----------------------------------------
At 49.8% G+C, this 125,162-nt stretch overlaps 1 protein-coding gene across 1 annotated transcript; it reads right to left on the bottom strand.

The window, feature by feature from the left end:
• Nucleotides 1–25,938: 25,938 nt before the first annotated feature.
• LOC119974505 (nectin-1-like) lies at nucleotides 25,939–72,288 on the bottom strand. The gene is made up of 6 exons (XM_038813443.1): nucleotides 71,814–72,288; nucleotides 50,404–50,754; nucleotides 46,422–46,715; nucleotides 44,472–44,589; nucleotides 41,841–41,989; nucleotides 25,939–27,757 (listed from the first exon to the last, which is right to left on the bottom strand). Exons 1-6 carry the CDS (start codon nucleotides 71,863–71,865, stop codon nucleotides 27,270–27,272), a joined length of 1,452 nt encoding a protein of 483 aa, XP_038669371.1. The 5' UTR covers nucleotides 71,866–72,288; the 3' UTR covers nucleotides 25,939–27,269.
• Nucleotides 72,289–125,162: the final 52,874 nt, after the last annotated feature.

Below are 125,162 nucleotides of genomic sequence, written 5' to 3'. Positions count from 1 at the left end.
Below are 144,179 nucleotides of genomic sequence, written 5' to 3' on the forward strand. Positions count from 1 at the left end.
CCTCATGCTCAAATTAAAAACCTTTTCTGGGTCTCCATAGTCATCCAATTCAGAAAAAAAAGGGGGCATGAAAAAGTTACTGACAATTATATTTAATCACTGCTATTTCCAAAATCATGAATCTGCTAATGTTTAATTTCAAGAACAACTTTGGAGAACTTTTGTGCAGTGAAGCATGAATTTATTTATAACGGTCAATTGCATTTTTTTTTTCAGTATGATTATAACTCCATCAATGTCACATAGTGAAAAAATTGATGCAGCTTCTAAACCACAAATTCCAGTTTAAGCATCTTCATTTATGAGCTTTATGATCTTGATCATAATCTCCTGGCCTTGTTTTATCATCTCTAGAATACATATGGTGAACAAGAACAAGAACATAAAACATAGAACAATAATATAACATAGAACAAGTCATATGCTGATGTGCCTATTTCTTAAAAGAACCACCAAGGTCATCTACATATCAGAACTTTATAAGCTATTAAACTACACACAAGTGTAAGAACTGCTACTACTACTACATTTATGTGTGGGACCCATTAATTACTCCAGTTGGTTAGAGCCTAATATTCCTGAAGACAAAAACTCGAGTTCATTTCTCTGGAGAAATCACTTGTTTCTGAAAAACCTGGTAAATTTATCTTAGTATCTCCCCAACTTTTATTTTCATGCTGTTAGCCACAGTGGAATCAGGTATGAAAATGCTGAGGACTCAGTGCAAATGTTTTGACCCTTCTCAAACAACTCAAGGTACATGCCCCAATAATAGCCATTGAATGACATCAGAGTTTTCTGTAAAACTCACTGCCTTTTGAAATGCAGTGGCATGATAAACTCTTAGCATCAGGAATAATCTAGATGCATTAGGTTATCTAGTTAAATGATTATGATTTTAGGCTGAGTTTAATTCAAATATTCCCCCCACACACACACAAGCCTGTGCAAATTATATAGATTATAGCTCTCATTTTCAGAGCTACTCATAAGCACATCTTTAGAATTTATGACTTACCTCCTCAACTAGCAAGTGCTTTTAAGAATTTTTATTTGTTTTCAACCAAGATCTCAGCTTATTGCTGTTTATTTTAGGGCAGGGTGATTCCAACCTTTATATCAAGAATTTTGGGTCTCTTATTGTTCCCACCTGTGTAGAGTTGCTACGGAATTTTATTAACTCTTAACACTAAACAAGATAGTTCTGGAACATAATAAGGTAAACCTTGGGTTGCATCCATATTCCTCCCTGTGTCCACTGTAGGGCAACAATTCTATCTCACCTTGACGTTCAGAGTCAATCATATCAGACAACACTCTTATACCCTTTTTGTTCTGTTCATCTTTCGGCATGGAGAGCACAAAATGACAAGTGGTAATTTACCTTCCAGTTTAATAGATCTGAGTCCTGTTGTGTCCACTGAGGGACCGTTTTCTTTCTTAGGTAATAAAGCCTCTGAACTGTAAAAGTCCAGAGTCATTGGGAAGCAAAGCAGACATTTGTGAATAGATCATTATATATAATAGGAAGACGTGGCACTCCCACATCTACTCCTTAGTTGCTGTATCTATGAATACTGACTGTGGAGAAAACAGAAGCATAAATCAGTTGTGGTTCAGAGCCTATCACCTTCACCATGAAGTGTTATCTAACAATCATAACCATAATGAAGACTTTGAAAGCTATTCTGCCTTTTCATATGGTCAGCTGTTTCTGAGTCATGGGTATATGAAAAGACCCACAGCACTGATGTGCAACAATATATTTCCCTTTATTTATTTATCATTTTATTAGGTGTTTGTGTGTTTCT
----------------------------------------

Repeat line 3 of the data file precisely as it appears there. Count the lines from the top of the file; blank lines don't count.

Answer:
• Nucleotides 1–25,938: 25,938 nt before the first annotated feature.